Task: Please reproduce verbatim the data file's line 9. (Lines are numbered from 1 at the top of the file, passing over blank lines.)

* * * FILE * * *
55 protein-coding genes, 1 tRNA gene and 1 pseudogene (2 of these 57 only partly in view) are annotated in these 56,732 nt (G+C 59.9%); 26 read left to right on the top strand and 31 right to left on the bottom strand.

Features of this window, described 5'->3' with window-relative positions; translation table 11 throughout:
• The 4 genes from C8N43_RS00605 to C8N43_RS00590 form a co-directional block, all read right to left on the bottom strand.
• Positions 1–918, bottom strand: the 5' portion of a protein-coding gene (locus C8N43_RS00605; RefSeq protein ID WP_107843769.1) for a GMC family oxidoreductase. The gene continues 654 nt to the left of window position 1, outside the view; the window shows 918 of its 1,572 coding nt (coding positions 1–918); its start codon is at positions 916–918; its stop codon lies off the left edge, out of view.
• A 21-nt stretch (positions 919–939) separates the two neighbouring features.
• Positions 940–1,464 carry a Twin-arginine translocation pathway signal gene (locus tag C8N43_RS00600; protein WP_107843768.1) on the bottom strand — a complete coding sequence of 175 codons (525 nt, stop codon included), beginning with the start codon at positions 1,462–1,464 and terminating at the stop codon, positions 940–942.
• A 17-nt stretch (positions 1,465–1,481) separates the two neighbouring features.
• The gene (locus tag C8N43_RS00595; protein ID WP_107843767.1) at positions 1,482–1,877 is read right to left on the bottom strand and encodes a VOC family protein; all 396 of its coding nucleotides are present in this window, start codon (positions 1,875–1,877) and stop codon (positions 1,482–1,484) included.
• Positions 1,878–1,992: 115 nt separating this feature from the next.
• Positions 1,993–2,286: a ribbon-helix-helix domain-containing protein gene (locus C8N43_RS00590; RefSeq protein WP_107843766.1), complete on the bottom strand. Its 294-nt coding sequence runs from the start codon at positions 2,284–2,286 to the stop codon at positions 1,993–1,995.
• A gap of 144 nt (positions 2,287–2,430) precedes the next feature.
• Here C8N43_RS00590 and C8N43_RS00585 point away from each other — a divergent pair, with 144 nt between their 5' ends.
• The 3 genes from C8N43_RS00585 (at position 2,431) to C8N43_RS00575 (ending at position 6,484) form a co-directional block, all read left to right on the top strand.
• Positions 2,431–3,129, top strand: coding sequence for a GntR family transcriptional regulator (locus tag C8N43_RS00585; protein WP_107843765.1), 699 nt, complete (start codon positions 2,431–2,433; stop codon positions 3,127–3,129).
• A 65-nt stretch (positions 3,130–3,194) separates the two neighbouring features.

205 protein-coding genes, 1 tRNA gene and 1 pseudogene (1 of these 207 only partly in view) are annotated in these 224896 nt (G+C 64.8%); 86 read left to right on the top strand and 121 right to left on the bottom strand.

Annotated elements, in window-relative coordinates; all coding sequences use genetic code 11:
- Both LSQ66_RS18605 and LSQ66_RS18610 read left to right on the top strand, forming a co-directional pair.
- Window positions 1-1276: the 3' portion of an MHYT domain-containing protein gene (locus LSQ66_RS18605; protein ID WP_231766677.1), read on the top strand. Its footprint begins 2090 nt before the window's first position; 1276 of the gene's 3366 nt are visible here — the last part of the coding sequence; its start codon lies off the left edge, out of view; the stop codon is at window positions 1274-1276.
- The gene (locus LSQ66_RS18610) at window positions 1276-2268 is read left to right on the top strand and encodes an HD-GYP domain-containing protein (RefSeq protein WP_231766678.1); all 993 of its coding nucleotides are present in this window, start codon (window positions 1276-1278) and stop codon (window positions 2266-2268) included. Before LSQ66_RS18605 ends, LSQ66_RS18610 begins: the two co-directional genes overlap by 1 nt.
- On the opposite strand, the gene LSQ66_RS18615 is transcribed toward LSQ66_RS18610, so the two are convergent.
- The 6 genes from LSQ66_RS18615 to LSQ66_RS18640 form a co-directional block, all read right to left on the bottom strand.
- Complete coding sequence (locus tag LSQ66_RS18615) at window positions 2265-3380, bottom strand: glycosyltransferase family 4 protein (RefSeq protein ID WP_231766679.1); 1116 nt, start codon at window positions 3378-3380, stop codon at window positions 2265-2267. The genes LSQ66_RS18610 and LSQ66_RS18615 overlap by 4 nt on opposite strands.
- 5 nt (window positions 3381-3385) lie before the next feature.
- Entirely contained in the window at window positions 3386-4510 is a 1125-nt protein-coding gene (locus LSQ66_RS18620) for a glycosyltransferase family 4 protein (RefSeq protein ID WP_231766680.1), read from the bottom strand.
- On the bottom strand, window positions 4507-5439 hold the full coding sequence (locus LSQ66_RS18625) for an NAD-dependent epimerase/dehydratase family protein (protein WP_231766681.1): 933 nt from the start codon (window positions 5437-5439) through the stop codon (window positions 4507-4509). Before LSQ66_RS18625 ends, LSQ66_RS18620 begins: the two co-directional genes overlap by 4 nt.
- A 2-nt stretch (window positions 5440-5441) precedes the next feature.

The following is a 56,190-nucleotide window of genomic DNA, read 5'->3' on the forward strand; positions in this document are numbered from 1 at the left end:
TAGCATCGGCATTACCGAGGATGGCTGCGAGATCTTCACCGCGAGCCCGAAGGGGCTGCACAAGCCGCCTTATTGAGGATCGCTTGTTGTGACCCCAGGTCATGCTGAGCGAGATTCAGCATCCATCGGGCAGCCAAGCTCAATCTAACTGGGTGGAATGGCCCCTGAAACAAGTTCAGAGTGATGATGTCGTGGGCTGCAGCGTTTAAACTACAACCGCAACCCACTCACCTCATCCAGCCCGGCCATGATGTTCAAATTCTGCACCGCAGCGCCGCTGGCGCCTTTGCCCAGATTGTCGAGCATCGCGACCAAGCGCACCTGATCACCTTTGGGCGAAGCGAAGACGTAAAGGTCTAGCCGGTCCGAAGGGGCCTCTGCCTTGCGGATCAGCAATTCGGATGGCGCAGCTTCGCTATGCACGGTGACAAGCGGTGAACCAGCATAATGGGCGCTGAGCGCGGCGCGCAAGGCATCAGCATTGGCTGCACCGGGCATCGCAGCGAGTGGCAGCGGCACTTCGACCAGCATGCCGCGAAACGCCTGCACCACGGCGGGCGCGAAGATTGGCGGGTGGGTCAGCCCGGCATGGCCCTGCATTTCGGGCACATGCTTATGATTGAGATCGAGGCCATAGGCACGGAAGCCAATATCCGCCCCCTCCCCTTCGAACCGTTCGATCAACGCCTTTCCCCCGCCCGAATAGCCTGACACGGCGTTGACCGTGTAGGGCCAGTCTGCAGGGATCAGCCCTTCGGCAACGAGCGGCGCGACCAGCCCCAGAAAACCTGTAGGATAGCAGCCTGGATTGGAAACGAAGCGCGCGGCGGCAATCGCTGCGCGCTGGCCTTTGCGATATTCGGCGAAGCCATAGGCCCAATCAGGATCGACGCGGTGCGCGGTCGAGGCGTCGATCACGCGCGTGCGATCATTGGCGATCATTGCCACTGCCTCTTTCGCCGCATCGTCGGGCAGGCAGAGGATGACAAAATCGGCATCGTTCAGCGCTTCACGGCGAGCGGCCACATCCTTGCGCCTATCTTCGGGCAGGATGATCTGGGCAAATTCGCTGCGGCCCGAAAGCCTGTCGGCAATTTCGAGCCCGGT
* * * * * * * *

• Positions 1,878–1,992: 115 nt separating this feature from the next.